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Counsel – Conflict of Interest – Representation of Defendant by Prosecutor in Prior Case – Pretrial Motion to Disqualify, Timeliness

State v. Christopher M. Medina, 2006 WI App 76
For Medina: Daniel P. Ryan

Issue: Whether a motion to disqualify a prosecutor because of representation of defendant in a prior case, brought immediately before jury selection, may be deemed waived on timeliness grounds.


¶24        We conclude the circuit court may, in the proper exercise of its discretion, deny a motion to disqualify a prosecutor under the substantial relationship standard if the motion is untimely. The circuit court properly exercises its discretion when it applies the correct legal standard to the relevant facts of record and reaches a reasonable result using a rational process. State v. Watson, 227 Wis. 2d 167, 186, 595 N.W.2d 403 (1999) (citations omitted). In the context of a motion to disqualify a prosecutor under the substantial relationship standard, a non-exclusive list of factors to consider in deciding if the motion is timely brought include: when the defendant knew who the prosecutor was and that the prosecutor had previously represented the defendant; whether and when the prosecutor realized he or she had previously represented the defendant; applicable time periods established in scheduling orders; at what stage in the proceeding the motion is brought; reasons why the motion was not brought sooner; prejudice to the State because of the timing of the motion if the motion is granted; and prejudice to the defendant if the motion is denied. SeeBatchelor, 213 Wis. 2d at 256-60.¶25      Applying this standard here, we conclude the circuit court properly exercised its discretion in denying Medina’s disqualification motion on the ground of untimeliness. Although defense counsel had just learned of the prior representation a few days earlier, the court could reasonably infer that Medina knew much earlier in this case who the district attorney was and knew he was the same person who represented Medina at a sentencing three years earlier. In the absence of any explanation why Medina did not bring this to the attention of his attorney earlier, the court could reasonably infer that Medina was raising it just before jury selection for purposes of delay. The court implicitly credited the district attorney’s statement that he had not remembered the prior representation before defense counsel told him, which the court could properly do. The court also properly considered the scheduling orders it had entered and that the jury panel had been called. Finally, nothing presented to the circuit court indicated that there would be any prejudice to Medina in denying the motion: the district attorney could not remember anything from the prior representation and Medina presented little detail about the prior case. We recognize that, as we have described paragraph 17, the substantial relationship standard inquires into the relationship between the two cases, and not into whether confidential information was actually given to the attorney and whether the attorney remembers that information. Nonetheless, the likelihood of an actual conflict of interest is an appropriate factor to take into account in deciding whether to deny as untimely a disqualification motion against a prosecutor based on the substantial relationship standard.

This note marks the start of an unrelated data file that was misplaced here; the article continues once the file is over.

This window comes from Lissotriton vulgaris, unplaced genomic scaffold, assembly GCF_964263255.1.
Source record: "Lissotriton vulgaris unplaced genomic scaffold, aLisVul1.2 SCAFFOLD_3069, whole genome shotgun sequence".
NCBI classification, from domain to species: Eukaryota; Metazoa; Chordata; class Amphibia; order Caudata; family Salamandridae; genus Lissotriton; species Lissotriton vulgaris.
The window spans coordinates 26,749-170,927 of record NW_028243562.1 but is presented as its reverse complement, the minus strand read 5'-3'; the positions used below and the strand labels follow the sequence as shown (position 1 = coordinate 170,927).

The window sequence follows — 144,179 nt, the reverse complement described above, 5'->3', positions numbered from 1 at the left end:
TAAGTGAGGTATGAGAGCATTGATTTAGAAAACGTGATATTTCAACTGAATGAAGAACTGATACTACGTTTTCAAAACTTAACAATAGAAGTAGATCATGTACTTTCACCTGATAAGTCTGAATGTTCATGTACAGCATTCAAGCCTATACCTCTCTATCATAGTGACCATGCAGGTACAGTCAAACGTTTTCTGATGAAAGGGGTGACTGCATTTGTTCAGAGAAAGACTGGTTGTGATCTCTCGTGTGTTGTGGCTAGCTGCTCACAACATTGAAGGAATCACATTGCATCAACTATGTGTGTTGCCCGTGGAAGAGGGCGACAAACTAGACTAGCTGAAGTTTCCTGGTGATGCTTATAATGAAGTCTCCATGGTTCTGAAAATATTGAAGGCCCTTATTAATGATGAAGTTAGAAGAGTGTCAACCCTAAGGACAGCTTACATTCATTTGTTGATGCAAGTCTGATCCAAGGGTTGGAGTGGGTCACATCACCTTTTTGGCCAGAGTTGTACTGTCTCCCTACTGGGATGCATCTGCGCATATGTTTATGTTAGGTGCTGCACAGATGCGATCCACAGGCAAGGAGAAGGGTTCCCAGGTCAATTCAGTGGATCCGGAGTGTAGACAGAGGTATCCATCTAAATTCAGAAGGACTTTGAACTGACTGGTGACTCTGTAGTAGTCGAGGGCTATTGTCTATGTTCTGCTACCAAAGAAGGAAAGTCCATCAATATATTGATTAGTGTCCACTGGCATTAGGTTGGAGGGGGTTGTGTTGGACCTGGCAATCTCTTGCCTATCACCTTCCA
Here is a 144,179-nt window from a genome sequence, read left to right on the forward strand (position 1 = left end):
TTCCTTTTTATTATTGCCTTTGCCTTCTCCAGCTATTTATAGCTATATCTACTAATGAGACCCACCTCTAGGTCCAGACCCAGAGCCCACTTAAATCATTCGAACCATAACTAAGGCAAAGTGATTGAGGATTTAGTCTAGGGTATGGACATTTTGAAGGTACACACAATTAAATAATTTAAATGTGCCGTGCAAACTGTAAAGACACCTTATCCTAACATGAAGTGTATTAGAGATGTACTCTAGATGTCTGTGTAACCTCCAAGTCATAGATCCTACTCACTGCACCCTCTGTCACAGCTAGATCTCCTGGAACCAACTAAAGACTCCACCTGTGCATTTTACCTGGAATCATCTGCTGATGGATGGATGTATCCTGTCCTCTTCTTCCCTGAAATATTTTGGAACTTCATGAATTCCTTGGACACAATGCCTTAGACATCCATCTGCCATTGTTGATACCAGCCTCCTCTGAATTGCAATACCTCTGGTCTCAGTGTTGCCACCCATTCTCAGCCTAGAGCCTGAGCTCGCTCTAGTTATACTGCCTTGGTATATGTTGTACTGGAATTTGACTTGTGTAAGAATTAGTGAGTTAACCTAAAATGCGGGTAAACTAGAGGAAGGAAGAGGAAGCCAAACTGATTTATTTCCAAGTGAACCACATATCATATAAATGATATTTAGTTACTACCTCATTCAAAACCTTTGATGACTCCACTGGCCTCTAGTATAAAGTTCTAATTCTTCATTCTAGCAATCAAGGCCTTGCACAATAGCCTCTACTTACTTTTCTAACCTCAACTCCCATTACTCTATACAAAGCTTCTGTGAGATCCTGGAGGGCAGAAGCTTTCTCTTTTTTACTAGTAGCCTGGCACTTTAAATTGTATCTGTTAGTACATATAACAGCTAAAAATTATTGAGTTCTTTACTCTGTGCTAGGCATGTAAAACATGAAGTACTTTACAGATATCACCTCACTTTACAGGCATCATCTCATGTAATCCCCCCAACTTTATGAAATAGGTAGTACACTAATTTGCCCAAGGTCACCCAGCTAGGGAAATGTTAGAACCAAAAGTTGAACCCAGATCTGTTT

Where “a disqualification motion against a prosecutor based on the substantial relationship standard is properly denied as untimely, the ‘actual conflict of interest’ standard of Love andKalk applies to a postconviction motion claiming a conflict of interest,” which requires that the defendant “show by clear and convincing evidence that the district attorney had an actual conflict of interest, that is, that the district attorney had a competing loyalty that adversely affected Medina’s interests,” ¶¶30-31. The court, however, reserves the possibility of a different showing where counsel knowingly fails to disclose prior representation, ¶31 n. 9.

Judge Lundsten, concurring, discusses an issue that he concedes is gratuitous, ¶40 n. 11, namely whether “a fair and error-free trial” cures an improperly denied pretrial disqualification motion. He would “liken this situation to the rule we apply when an error-free trial follows an erroneous bindover decision. In State v. Webb, 160 Wis. 2d 622, 467 N.W.2d 108 (1991), the court held … that, after an error-free trial, reversing a conviction and returning the parties to the preliminary hearing stage serves no sensible purpose. Id. at 628-31, ¶43. But this analogy assumes that the institutional interests are the same in both contexts—that safeguarding client confidentiality and ethical rules is the same as making sure that a summaryproceeding has done its job. The argument need not be joined, at this point anyway, given that the concurrence is not binding. Indeed, Judge Lundsten “acknowledge(s) that there are differences between the Webb situation and the conflict of interest issue we address today,” and cryptically adds that he would actually explain those differences if only he were writing the majority opinion, ¶46. He isn’t and so he doesn’t. However, his concurrence does highlight the need to seriously consider interlocutory review of a denied disqualification motion. Merely preserving the issue may not be enough in the end.

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